Prone Positioning in Patients with ARDS by Dr. Yogesh Apte

by - February 02, 2022

        The podcast is all about the implementation of prone positioning in clients with ARDS from bench to bedside during the time of COVID-19 pandemic. The speaker, Dr. Apte talked about the rationale of prone positioning to those clients who are ventilated, the implementation of safe prone protocol, and the quality control in practice change in intensive care units. Acute respiratory distress syndrome (ARDS) is a life-threatening condition that allows the fluid to leak into the lungs. It has too many causes and it can be due to pulmonary factors or a direct injury to the lungs and non pulmonary factors or the insult outside the lungs. In pulmonary factors, it can be because of pneumonia, aspiration, inhalation injury, and near drowning while in non pulmonary it can be due to sepsis, non thoracic trauma, pancreatitis, major burn, and cardiopulmonary bypass. It has three classical characteristics and these are the acute onset of hypoxia, bilateral infiltrates in chest radiograph, and no evidence of left atrial hypotension. It can also be categorized based on its severity so it can be mild, moderate, or severe. Prone positioning is helpful to manage clients with moderate to severe ARDS in the intensive care unit because it redistributes the blood and air flow evenly thus improving the gas exchange of the client. Some of the benefits of prone positioning is that it creates a more homogeneous pleural pressure distribution, decreases pulmonary shunting, improves ventilation perfusion mismatch, reduces ventilatory lung injury, and decreases pulmonary cardiac restriction. In implementing the prone positioning, a nurse should have a good clinical judgement to determine if the client is indicated or contraindicated to that procedure to ensure its effectiveness. Some of the indications for proning are ecmo of 150, oxygen requirement of 60%, and peep that is greater than 10. In addition when implementing the prone positioning, the position of the client must be changed every two hours in order to prevent pressure wounds and joints deformities. The quality of prone positioning in intensive care units revealed that there are no major complications or adverse effects happening to clients. However, there are some minor abrasions such as grade 1 pressure injuries in face, chest, toes but still the client was still successfully weaned in mechanical ventilatory post-proning.

        I understand that despite the pharmacological interventions being made to the clients, the mortality rate of the acute respiratory distress syndrome (ARDS) is still high. Infact, the mortality rate of ARDS with COVID is 65% which is higher than the previous rate of 22-44%. That is why upon reading the title of the podcast, I felt that there is hope for those people who are experiencing this syndrome because there is a non pharmacological intervention that could help them to have an improved oxygenation and an improved respiratory mechanics. Prone positioning is an important life support because it helps the client to easily breathe again because it homogenises the pleural pressure gradient, alveolar inflation, and ventilation distribution. In addition, prone positioning can be easily adopted to other intensive care units (ICU’s) that do not have the ability to provide tertiary services because it can be applied and implemented easily and rapidly especially during this time of the COVID-19 pandemic. However, before initiating prone positioning, a thorough analysis of the situation must be done because not all cases are applicable to that procedure. Some of the criteria mentioned above must be taken into consideration in order to ensure that the client will surely experience an improvement in oxygenation and will be able to survive this disease.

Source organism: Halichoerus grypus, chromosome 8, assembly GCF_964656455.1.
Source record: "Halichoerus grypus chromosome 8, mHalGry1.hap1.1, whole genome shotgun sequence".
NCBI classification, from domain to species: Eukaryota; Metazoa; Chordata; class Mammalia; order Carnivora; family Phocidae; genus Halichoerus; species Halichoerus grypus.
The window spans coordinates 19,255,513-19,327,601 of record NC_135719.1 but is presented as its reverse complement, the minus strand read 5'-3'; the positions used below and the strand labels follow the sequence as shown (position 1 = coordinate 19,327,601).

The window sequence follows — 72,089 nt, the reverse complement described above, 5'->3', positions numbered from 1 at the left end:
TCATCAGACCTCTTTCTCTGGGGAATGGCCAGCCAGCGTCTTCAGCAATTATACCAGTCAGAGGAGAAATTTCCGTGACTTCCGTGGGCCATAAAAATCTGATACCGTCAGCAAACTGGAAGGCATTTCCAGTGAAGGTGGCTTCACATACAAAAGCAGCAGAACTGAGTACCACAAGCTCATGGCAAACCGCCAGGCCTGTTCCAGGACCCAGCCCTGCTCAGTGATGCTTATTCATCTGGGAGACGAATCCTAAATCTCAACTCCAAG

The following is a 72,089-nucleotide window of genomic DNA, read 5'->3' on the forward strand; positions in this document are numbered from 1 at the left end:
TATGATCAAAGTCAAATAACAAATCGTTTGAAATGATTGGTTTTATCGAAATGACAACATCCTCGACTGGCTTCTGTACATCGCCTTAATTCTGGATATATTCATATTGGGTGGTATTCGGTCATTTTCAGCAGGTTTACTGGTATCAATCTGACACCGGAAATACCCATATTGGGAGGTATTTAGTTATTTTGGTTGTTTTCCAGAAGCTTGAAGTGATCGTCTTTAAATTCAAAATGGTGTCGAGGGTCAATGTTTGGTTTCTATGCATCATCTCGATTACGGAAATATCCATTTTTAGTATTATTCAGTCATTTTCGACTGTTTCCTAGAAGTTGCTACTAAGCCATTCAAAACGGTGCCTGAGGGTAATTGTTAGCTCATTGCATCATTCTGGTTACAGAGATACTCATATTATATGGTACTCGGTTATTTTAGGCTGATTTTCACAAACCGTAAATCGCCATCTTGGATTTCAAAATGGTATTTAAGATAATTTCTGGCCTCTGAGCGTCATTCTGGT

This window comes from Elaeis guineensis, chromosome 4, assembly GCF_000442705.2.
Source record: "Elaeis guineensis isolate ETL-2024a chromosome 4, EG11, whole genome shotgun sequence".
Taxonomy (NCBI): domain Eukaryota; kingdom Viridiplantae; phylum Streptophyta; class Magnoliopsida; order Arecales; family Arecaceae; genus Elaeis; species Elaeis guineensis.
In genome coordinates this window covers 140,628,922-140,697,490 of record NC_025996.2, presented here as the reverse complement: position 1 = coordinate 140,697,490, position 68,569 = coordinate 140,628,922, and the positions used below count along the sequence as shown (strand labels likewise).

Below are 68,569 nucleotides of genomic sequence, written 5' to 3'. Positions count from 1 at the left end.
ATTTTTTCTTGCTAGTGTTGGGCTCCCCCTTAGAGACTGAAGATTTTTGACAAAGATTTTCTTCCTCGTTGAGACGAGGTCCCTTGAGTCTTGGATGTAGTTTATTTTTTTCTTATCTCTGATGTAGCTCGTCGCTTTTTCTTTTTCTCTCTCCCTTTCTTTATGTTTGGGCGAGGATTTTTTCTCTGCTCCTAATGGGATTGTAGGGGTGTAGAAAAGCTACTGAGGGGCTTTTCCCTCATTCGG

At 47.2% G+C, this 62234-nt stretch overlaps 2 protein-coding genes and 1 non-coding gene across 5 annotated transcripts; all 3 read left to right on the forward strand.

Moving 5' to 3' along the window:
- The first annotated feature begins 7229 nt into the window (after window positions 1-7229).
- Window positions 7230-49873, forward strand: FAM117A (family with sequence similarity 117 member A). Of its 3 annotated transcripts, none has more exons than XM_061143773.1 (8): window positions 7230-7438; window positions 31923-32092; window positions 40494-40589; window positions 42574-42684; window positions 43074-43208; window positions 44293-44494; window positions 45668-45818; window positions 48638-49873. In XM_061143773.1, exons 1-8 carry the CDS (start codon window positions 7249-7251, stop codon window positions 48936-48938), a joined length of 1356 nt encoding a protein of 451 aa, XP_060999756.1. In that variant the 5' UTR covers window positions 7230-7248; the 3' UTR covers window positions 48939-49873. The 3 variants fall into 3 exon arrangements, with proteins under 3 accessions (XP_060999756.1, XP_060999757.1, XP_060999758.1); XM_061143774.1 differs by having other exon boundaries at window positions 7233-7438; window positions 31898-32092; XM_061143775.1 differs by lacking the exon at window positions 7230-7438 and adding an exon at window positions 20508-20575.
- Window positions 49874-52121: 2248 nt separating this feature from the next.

I would apply the learnings that I gathered from the podcast of Dr. Apte by understanding more the concept of the respiratory system, practicing my decision making skills, and knowing how to properly apply the treatment protocol of treatment prone positioning. I have to fully understand how the respiratory system works so I will know its mechanism that will help me in every action that I will provide to my future client. Knowing the deeper concept of the respiratory system will also help me in the decision making process that I will take since this will serve as my guide. I also have to practice my decision making skills since prone positioning is not for all the clients with ARDS. Correct selection of clients is important to ensure the effectiveness of the interventions so I need to have a good clinical judgement that will guide me in the decision that I will take in the future when I encounter such cases like this. Lastly, I have to learn and practice the proper way of the treatment protocol of prone positioning such as the do’s and don’ts in positioning and the skin care in order to prevent pressure on the different body parts of my future client.

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